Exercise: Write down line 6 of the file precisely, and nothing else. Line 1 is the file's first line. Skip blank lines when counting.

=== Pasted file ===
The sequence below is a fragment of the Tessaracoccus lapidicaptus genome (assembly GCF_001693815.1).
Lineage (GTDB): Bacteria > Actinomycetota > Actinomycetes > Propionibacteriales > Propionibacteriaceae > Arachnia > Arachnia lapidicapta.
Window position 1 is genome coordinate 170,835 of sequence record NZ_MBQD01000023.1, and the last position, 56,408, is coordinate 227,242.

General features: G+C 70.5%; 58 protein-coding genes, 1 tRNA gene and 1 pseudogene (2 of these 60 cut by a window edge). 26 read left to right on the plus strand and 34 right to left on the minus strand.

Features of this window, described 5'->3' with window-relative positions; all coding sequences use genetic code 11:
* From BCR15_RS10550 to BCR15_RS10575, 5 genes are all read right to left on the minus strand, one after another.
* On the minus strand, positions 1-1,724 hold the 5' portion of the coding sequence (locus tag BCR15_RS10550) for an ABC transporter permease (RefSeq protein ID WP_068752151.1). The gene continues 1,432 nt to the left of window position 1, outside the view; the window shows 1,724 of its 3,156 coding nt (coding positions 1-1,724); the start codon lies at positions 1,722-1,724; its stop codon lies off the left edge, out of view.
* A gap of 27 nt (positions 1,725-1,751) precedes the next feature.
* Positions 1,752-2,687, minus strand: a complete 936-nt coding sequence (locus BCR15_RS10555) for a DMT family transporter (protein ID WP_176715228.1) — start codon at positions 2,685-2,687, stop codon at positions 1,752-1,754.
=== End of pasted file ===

* From BCR15_RS10550 to BCR15_RS10575, 5 genes are all read right to left on the minus strand, one after another.